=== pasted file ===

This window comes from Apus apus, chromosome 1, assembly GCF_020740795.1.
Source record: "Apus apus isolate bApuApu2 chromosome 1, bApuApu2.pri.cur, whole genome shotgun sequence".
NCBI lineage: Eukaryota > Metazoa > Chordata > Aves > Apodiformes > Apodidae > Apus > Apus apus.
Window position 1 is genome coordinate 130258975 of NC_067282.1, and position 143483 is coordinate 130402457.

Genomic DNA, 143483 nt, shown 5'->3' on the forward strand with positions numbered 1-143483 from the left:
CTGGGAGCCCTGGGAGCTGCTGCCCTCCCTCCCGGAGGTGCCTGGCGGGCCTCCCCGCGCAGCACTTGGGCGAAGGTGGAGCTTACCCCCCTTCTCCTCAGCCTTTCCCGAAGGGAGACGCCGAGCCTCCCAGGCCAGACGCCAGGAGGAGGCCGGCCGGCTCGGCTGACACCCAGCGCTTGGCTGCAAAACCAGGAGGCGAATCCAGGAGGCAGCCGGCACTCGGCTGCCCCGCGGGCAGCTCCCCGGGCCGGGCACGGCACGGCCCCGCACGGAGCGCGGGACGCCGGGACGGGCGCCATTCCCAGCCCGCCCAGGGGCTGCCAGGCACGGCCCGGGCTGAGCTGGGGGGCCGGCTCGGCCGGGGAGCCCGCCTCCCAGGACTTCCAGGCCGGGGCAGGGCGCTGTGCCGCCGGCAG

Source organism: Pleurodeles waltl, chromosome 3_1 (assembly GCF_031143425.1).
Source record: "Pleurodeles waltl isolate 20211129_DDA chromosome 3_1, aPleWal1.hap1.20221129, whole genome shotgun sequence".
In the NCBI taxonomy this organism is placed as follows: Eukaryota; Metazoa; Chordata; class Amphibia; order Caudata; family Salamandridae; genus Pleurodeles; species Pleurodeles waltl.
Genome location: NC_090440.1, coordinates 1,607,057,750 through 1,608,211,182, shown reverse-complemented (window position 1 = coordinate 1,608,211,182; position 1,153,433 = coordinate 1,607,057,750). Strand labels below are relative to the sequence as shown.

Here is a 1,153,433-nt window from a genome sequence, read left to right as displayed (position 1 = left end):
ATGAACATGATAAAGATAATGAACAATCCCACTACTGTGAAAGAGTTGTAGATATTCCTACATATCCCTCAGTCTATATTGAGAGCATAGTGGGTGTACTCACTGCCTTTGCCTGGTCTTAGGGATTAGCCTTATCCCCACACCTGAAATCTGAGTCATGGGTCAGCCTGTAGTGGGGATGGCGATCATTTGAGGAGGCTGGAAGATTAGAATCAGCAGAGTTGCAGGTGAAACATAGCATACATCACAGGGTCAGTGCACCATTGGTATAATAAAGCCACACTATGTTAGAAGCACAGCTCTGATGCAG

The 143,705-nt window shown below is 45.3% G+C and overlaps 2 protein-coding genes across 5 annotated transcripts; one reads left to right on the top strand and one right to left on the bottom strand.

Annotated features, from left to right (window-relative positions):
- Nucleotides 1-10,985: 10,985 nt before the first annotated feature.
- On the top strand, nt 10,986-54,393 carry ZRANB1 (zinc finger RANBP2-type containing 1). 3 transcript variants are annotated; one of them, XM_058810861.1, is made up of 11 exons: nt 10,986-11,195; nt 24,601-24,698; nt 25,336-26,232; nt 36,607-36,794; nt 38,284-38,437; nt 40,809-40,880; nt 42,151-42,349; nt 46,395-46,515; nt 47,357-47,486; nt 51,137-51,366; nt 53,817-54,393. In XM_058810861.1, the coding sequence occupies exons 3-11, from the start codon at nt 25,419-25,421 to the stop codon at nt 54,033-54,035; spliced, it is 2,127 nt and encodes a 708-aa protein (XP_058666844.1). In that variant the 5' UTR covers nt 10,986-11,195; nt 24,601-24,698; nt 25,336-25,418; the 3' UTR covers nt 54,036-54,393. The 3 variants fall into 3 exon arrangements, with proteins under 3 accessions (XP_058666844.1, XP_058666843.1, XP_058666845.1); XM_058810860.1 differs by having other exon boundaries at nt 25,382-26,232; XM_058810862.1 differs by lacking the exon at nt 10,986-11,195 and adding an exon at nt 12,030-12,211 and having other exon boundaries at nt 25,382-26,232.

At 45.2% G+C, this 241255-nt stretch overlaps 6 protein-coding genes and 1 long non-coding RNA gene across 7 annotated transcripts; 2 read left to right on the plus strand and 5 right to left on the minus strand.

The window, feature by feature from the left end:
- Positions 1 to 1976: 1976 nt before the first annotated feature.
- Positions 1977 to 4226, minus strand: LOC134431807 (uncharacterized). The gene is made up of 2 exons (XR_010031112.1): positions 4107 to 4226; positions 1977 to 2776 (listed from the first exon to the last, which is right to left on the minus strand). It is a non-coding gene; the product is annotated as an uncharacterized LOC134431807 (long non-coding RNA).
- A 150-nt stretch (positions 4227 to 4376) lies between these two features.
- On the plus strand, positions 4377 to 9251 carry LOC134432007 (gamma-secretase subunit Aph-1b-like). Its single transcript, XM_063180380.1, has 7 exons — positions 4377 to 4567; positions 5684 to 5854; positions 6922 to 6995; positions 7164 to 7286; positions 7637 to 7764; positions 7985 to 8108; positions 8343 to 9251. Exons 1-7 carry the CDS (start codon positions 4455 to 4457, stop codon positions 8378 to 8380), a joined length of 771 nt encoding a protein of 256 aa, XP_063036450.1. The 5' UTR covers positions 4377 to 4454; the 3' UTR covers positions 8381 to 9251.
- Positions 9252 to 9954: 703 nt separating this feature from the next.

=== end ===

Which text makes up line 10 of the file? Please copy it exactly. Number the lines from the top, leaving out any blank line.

Genome location: NC_090440.1, coordinates 1,607,057,750 through 1,608,211,182, shown reverse-complemented (window position 1 = coordinate 1,608,211,182; position 1,153,433 = coordinate 1,607,057,750). Strand labels below are relative to the sequence as shown.